Part of the job of preventing wandering is to try to identify
the reasons why an individual may want to wander. Some common reasons for wandering
Confusion. The patient doesn’t realize
that he is at home and sets out to “find”
Delusions. The patient may be trying to
fulfill a responsibility from the long-ago
past, such as going to work or searching
for a child
Escape from a real or perceived threat
A patient can be frightened by noise, a
strange visitor, or even the belief that her
caregiver is trying to hurt her
Restlessness brought on by a lack of
exercise and other stimulation.
Searching for a person, a place, or a
personal item that was lost
They also may be trying to fulfill a
physical need—thirst, hunger, a need to use the toilet or exercise
Discovering the triggers for wandering are not always easy, but they can
provide insights to dealing with the behavior.
- Make time for regular exercise to minimize restlessness
- Giving your loved one a safe, uncluttered space to pace in. Eliminate rugs
and obstacles that the patient could trip on, and allow him to pace
- Consider installing new locks that
require a key. Position locks high or low on the door; many people with
dementia will not think to look beyond eye level. Keep in mind fire and
safety concerns for all family members; the lock(s) must be accessible
to others and not take more than a few seconds to open
- Try a barrier like a curtain or colored streamer to mask the door. A “stop” sign or “do not enter” sign also may help
- Place a black mat or paint a black space on your front porch; this may appear to be an impassable hole to
the person with dementia
- Add “child-safe” plastic covers to doorknobs
- Consider installing a home security system or monitoring system designed to keep watch over someone with dementia.
Also available are new digital devices that can be worn like a watch or
clipped on a belt that use global positioning systems (GPS) or other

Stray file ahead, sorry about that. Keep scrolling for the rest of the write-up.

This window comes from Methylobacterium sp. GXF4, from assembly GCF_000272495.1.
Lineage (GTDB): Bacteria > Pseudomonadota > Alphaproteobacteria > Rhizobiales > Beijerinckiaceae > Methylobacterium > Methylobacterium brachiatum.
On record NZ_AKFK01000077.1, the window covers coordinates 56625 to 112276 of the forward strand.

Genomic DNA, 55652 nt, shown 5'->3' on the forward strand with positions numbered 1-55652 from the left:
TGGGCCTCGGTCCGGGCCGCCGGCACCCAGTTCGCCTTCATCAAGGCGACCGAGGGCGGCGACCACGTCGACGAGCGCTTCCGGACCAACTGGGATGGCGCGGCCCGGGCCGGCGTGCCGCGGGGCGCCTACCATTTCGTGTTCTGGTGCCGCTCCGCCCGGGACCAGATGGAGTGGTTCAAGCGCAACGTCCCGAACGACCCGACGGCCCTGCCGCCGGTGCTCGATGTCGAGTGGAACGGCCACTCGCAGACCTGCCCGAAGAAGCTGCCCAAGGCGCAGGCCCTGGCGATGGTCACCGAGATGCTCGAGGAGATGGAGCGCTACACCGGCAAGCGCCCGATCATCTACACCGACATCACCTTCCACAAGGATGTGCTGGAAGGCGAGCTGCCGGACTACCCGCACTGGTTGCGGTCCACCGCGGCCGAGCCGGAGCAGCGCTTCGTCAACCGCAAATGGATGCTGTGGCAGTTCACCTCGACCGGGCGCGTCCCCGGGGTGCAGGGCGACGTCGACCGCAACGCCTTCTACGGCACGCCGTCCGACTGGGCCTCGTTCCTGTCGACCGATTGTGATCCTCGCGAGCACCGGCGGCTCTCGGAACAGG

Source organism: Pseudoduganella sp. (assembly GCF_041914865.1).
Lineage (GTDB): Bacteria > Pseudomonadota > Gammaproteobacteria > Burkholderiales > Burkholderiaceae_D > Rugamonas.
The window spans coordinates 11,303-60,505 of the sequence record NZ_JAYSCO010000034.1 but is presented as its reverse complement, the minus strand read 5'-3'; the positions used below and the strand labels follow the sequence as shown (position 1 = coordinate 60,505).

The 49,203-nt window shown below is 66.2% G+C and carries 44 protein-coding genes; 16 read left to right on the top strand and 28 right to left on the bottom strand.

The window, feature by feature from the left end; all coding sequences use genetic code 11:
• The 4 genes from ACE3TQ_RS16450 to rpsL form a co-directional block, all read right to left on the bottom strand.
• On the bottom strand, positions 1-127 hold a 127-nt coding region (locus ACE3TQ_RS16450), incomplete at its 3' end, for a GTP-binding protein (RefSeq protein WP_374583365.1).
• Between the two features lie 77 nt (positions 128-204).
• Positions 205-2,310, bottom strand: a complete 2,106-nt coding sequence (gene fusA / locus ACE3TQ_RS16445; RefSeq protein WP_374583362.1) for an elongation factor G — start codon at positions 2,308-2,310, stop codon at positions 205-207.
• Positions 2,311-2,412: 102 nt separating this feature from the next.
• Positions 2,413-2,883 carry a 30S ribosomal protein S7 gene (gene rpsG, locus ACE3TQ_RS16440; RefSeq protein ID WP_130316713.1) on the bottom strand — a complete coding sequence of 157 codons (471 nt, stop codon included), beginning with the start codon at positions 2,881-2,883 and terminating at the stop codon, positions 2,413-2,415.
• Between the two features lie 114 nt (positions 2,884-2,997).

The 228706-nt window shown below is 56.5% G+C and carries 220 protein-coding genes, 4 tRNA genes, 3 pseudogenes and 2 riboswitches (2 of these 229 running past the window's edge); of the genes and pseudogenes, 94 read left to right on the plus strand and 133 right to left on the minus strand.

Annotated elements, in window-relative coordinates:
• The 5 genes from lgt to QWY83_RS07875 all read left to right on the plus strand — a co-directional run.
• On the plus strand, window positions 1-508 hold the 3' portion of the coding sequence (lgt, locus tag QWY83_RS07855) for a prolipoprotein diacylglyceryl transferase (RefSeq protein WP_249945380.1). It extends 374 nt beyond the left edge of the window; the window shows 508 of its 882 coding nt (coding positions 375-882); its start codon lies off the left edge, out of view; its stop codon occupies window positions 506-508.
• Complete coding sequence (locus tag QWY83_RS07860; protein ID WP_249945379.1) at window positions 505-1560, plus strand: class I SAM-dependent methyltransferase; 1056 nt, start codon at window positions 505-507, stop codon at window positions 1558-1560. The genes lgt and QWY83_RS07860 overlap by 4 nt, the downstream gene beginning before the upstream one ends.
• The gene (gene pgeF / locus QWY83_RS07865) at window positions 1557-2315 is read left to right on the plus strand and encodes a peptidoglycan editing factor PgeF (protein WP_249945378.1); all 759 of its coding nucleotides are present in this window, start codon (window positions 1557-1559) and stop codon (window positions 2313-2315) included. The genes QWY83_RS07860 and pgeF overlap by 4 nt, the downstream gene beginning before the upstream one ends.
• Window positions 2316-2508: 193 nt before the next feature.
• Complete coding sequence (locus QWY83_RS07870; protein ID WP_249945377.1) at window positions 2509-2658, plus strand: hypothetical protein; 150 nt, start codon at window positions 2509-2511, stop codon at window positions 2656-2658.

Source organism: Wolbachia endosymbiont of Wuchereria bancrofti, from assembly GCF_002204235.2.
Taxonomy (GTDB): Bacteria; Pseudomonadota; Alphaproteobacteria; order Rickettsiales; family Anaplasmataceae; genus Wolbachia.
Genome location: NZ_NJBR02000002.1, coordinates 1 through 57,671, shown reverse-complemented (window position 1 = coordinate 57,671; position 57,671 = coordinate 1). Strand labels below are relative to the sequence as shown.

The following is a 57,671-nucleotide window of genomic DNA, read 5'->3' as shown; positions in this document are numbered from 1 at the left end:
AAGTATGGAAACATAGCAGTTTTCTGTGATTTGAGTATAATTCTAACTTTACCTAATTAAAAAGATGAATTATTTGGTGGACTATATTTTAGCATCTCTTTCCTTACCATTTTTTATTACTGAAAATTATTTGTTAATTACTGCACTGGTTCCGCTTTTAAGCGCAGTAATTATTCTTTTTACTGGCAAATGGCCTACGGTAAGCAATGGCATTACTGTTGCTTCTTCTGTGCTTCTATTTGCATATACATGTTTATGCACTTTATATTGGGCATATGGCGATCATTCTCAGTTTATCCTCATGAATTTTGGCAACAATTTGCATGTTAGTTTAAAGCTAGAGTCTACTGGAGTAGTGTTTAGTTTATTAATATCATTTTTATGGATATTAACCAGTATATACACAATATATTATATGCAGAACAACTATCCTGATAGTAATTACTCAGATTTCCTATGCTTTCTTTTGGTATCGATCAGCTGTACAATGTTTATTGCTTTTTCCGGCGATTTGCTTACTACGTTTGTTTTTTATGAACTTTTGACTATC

technology to track a person’s whereabouts or locate him if he wanders
- Put away essential items such as the
confused person’s coat, purse or glasses. Some individuals will not go
out without certain articles
- Have your relative wear an ID
bracelet and sew ID labels in their clothes. Always have a current photo
available should you need to report your loved one missing. Consider
leaving a copy on file at the police department or registering the
person with the Alzheimer’s Association Safe Return program
- Tell neighbors about your relative’s wandering behavior and make sure they have your phone number
- You can also paint doors to the outside the same color as the wall so it blends in and your relative does not realize it is a door.
- You can also have a mural painted, or a poster placed on the doors to the outside that look like a bookcase with books, so your loved one does not realize it is a door.
If a Person Is Missing
Even if you’ve taken all the above precautions, there is still a possibility that, at some time, your loved one will manage to slip away unnoticed. She may have gone on foot or by other modes of transportation.
If this happens, there are several things you should be prepared to do to find her as quickly as possible. These include:
• Notifying the police. Call 911 or your community’s equivalent. A missing Alzheimer’s patient should always be treated as an emergency.
• Having several copies of a recent, close-up photograph of the person to give to police, neighbors, and anyone else who might be searching for him.
• Keeping a list (several copies) with your loved one’s age, sex, height, weight, and other physical features, along with his blood type, health conditions, medications, dental work, dietary needs, and other pertinent information to share with search personnel.
• Providing an unwashed article of clothing that has been worn by the patient and kept in a plastic bag to assist police dogs in the search for your loved one. Using plastic gloves to avoid adding your own scent, replace the clothing item every month to keep the scent strong.
• Having a list of dangerous places in your neighborhood that should be searched first, such as busy crossroads, bridges, creeks, overpasses, drainage ditches, or steep terrain.
• Providing a list of places where the person likes to go, such as a shopping center, place of worship, or park.
Remember that the more people you inform about your loved one’s condition and tendency to wander, the more help you can enlist in preventing him from getting lost.
People with Alzheimer's disease will tend to turn in
the direction of their dominant hand, so if your loved one with Alzheimer's does get
out, turn in that direction to begin your search.
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